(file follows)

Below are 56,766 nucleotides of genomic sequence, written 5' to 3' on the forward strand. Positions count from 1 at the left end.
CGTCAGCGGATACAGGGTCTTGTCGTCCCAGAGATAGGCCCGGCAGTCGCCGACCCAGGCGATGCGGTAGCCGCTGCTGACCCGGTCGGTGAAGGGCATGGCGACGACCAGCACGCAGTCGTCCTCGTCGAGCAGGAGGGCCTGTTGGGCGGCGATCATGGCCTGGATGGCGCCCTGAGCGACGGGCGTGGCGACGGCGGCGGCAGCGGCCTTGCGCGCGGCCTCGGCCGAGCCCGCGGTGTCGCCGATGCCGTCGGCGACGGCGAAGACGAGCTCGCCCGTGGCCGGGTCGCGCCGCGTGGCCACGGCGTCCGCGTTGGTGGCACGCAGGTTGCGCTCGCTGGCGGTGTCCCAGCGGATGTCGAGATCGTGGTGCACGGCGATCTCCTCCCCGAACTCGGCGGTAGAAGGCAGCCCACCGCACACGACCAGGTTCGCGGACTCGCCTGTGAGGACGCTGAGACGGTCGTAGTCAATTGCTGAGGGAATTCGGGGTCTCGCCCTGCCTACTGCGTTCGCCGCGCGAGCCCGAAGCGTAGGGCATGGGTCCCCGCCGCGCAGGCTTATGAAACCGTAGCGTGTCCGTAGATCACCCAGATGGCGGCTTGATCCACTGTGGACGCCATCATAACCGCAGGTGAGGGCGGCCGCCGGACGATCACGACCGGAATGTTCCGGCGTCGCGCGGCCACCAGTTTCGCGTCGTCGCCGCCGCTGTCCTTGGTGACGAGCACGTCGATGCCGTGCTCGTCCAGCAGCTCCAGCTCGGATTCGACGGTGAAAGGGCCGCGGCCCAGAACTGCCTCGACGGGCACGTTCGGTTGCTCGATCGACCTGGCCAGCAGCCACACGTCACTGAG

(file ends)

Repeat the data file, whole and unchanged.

Below are 56,766 nucleotides of genomic sequence, written 5' to 3' on the forward strand. Positions count from 1 at the left end.
CGTCAGCGGATACAGGGTCTTGTCGTCCCAGAGATAGGCCCGGCAGTCGCCGACCCAGGCGATGCGGTAGCCGCTGCTGACCCGGTCGGTGAAGGGCATGGCGACGACCAGCACGCAGTCGTCCTCGTCGAGCAGGAGGGCCTGTTGGGCGGCGATCATGGCCTGGATGGCGCCCTGAGCGACGGGCGTGGCGACGGCGGCGGCAGCGGCCTTGCGCGCGGCCTCGGCCGAGCCCGCGGTGTCGCCGATGCCGTCGGCGACGGCGAAGACGAGCTCGCCCGTGGCCGGGTCGCGCCGCGTGGCCACGGCGTCCGCGTTGGTGGCACGCAGGTTGCGCTCGCTGGCGGTGTCCCAGCGGATGTCGAGATCGTGGTGCACGGCGATCTCCTCCCCGAACTCGGCGGTAGAAGGCAGCCCACCGCACACGACCAGGTTCGCGGACTCGCCTGTGAGGACGCTGAGACGGTCGTAGTCAATTGCTGAGGGAATTCGGGGTCTCGCCCTGCCTACTGCGTTCGCCGCGCGAGCCCGAAGCGTAGGGCATGGGTCCCCGCCGCGCAGGCTTATGAAACCGTAGCGTGTCCGTAGATCACCCAGATGGCGGCTTGATCCACTGTGGACGCCATCATAACCGCAGGTGAGGGCGGCCGCCGGACGATCACGACCGGAATGTTCCGGCGTCGCGCGGCCACCAGTTTCGCGTCGTCGCCGCCGCTGTCCTTGGTGACGAGCACGTCGATGCCGTGCTCGTCCAGCAGCTCCAGCTCGGATTCGACGGTGAAAGGGCCGCGGCCCAGAACTGCCTCGACGGGCACGTTCGGTTGCTCGATCGACCTGGCCAGCAGCCACACGTCACTGAG